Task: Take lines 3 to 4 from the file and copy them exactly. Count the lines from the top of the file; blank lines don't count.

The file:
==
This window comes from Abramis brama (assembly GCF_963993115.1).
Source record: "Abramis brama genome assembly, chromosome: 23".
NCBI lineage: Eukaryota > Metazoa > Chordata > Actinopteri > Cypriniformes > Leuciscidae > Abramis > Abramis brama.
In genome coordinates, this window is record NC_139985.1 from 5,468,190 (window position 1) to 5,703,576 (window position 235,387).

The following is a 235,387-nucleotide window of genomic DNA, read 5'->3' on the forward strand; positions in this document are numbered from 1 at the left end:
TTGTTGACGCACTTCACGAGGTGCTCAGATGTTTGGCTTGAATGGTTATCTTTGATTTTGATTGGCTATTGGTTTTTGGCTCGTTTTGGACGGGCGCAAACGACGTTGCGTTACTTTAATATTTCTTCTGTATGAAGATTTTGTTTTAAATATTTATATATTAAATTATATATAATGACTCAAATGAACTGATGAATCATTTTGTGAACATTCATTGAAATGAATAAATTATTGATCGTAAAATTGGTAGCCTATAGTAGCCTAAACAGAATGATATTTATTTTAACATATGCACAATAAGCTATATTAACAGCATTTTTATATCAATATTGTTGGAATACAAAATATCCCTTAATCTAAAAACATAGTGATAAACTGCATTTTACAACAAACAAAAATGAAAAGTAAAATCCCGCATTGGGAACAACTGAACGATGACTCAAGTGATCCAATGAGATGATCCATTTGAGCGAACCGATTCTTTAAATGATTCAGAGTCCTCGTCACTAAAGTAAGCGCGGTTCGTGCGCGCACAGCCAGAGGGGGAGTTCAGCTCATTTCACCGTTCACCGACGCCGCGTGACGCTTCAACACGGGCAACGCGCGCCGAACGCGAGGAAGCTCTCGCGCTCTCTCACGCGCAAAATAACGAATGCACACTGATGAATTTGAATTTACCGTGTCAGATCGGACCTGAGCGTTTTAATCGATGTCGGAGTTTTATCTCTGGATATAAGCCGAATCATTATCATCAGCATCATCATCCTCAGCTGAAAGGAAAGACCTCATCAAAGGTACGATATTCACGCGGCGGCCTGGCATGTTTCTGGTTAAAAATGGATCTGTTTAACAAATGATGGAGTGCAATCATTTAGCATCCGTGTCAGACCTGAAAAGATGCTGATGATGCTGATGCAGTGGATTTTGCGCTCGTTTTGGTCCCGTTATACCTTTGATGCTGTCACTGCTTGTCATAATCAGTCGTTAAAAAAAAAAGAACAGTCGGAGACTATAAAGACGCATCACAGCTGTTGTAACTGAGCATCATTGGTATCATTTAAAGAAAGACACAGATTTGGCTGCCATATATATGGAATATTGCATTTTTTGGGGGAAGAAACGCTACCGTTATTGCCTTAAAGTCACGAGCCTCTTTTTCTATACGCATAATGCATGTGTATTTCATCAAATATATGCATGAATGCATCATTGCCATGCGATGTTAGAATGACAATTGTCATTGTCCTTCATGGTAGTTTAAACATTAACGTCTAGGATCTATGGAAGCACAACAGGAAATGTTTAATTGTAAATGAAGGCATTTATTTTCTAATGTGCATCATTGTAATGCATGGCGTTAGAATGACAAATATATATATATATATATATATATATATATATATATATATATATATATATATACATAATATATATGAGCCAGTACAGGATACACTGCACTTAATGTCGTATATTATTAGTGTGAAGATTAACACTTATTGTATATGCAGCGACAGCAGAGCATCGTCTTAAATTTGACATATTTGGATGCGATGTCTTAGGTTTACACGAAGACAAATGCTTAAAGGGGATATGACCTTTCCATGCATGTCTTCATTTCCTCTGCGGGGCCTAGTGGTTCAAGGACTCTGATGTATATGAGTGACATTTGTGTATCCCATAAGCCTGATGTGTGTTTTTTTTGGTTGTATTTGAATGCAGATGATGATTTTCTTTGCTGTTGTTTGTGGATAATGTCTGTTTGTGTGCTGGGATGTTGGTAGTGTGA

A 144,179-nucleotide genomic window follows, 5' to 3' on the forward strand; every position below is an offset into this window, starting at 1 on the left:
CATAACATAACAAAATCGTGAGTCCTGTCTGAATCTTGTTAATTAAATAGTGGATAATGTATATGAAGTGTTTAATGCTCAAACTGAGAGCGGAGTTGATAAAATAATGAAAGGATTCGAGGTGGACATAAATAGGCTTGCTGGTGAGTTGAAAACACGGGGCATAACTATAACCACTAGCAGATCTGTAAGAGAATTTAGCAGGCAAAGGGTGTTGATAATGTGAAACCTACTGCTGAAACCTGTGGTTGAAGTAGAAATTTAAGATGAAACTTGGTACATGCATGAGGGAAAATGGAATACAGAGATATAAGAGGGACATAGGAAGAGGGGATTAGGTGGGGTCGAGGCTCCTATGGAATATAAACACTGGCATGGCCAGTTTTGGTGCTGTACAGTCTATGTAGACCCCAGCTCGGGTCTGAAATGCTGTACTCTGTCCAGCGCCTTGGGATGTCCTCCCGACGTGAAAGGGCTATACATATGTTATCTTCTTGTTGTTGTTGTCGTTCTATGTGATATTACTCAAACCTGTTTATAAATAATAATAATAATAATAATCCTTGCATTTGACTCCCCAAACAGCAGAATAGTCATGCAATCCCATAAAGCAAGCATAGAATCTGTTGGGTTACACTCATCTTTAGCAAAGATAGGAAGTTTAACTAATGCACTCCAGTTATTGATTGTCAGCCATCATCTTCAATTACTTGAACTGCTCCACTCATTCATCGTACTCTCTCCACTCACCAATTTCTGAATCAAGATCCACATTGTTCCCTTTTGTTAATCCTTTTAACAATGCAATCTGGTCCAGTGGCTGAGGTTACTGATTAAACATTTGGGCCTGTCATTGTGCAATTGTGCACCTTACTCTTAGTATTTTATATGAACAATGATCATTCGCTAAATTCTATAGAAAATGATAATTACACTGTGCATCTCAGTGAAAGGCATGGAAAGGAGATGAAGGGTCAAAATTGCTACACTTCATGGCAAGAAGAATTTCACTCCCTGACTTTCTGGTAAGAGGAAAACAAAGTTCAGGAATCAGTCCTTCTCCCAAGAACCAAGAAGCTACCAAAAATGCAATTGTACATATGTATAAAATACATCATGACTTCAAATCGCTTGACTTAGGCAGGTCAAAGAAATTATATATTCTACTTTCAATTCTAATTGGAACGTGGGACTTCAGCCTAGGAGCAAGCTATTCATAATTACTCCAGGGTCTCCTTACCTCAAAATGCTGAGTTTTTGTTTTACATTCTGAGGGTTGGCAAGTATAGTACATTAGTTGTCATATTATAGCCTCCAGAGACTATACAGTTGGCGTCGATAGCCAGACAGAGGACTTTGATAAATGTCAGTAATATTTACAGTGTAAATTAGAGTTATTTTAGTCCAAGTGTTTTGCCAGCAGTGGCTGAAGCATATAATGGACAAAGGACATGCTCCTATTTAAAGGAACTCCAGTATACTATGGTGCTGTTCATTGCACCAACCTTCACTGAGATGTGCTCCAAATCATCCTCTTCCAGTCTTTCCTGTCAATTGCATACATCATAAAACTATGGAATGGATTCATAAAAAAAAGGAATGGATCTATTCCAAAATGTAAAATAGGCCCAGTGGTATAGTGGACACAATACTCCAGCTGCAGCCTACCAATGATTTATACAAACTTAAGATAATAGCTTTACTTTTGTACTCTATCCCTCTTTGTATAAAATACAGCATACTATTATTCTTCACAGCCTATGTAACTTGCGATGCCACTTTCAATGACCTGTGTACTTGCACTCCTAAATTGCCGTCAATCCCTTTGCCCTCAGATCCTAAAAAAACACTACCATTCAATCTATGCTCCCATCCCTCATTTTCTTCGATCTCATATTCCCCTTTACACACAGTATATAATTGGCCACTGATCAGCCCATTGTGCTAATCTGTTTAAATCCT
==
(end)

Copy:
NCBI lineage: Eukaryota > Metazoa > Chordata > Actinopteri > Cypriniformes > Leuciscidae > Abramis > Abramis brama.
In genome coordinates, this window is record NC_139985.1 from 5,468,190 (window position 1) to 5,703,576 (window position 235,387).